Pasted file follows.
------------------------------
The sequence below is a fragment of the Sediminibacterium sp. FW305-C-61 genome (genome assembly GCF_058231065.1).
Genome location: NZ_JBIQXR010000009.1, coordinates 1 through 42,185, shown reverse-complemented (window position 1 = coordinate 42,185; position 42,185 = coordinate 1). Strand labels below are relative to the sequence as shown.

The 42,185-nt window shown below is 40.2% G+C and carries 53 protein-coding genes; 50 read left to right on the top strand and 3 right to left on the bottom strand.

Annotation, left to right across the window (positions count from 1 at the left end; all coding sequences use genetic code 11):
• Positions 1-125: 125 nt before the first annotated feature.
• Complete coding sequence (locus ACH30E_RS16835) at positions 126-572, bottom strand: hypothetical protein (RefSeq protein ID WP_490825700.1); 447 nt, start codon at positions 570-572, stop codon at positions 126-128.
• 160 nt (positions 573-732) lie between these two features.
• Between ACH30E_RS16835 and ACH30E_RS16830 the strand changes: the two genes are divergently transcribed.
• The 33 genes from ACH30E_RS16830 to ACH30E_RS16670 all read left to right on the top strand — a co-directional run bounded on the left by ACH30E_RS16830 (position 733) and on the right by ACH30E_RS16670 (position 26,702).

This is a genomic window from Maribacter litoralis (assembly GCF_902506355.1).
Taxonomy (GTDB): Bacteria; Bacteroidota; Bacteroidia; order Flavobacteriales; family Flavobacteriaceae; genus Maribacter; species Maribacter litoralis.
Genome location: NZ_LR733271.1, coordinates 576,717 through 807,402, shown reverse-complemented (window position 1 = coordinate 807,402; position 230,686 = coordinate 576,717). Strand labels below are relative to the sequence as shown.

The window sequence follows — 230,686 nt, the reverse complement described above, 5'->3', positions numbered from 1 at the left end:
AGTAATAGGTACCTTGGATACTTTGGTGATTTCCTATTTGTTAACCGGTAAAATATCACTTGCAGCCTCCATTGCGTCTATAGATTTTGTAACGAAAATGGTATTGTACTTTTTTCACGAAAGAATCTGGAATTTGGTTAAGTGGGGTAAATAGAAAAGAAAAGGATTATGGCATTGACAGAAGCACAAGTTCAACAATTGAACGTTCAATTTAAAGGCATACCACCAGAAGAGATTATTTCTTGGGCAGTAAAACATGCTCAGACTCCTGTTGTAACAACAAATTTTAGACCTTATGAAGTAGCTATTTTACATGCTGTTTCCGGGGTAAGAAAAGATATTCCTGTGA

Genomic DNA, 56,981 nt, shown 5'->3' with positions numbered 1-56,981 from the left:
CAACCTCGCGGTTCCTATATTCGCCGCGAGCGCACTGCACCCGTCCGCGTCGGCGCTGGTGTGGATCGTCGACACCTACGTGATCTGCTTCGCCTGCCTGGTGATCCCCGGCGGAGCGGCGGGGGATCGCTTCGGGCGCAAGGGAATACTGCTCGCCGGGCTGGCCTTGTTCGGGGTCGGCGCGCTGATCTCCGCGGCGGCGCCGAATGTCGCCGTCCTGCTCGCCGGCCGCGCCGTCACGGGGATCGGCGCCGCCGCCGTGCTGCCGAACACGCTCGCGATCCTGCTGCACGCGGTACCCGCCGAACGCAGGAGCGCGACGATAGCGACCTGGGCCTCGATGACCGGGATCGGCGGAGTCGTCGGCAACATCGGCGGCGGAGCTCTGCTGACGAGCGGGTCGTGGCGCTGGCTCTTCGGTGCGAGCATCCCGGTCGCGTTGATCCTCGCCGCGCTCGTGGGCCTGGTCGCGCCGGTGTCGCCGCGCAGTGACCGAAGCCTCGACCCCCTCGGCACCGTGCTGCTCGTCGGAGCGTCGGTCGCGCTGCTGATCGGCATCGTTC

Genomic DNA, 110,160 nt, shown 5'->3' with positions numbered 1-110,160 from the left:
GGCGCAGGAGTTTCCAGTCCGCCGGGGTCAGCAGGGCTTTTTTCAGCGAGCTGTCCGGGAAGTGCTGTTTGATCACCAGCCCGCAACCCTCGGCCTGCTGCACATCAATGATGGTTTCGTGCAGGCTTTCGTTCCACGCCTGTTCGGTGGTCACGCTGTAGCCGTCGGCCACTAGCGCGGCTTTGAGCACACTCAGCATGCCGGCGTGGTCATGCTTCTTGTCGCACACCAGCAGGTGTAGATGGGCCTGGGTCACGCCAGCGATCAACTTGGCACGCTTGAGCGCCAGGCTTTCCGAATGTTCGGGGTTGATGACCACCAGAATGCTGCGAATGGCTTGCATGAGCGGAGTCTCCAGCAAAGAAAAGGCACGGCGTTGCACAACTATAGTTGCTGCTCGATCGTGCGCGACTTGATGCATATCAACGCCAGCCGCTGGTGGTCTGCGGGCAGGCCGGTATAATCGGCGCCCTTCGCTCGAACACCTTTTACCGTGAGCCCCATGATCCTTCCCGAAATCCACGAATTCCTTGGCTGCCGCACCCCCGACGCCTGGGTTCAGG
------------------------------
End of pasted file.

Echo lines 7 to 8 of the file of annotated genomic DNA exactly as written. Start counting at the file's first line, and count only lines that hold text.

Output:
• 160 nt (positions 573-732) lie between these two features.
• Between ACH30E_RS16835 and ACH30E_RS16830 the strand changes: the two genes are divergently transcribed.